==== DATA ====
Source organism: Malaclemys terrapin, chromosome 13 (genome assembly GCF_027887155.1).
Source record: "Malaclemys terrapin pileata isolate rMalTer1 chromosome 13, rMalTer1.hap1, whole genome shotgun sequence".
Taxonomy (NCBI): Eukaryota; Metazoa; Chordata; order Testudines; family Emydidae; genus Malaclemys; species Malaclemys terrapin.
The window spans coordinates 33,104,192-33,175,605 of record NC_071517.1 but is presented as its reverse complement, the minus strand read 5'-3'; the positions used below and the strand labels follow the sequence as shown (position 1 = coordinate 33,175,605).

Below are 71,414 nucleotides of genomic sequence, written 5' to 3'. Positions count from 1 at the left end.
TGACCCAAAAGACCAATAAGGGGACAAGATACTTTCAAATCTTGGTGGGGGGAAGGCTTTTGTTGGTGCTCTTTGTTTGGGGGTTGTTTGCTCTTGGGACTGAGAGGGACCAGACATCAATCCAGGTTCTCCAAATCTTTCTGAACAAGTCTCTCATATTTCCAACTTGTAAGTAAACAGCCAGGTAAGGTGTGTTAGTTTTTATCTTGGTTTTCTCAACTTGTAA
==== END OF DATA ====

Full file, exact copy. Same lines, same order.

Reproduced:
Source organism: Malaclemys terrapin, chromosome 13 (genome assembly GCF_027887155.1).
Source record: "Malaclemys terrapin pileata isolate rMalTer1 chromosome 13, rMalTer1.hap1, whole genome shotgun sequence".
Taxonomy (NCBI): Eukaryota; Metazoa; Chordata; order Testudines; family Emydidae; genus Malaclemys; species Malaclemys terrapin.
The window spans coordinates 33,104,192-33,175,605 of record NC_071517.1 but is presented as its reverse complement, the minus strand read 5'-3'; the positions used below and the strand labels follow the sequence as shown (position 1 = coordinate 33,175,605).

Below are 71,414 nucleotides of genomic sequence, written 5' to 3'. Positions count from 1 at the left end.
TGACCCAAAAGACCAATAAGGGGACAAGATACTTTCAAATCTTGGTGGGGGGAAGGCTTTTGTTGGTGCTCTTTGTTTGGGGGTTGTTTGCTCTTGGGACTGAGAGGGACCAGACATCAATCCAGGTTCTCCAAATCTTTCTGAACAAGTCTCTCATATTTCCAACTTGTAAGTAAACAGCCAGGTAAGGTGTGTTAGTTTTTATCTTGGTTTTCTCAACTTGTAA